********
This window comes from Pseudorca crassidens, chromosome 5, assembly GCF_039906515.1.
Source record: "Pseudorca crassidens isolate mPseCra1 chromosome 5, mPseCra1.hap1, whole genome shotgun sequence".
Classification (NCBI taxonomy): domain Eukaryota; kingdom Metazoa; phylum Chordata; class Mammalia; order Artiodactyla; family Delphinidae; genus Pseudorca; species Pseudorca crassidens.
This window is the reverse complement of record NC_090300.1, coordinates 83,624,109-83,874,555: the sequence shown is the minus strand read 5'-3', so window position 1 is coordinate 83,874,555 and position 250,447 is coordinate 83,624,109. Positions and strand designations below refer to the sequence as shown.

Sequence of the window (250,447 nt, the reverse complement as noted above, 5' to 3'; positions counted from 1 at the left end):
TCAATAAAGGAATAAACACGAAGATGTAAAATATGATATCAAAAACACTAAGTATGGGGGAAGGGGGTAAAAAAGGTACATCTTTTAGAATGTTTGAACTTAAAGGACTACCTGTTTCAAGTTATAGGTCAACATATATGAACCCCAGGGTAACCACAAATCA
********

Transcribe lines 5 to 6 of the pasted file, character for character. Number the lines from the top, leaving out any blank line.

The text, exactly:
Sequence of the window (250,447 nt, the reverse complement as noted above, 5' to 3'; positions counted from 1 at the left end):
TCAATAAAGGAATAAACACGAAGATGTAAAATATGATATCAAAAACACTAAGTATGGGGGAAGGGGGTAAAAAAGGTACATCTTTTAGAATGTTTGAACTTAAAGGACTACCTGTTTCAAGTTATAGGTCAACATATATGAACCCCAGGGTAACCACAAATCA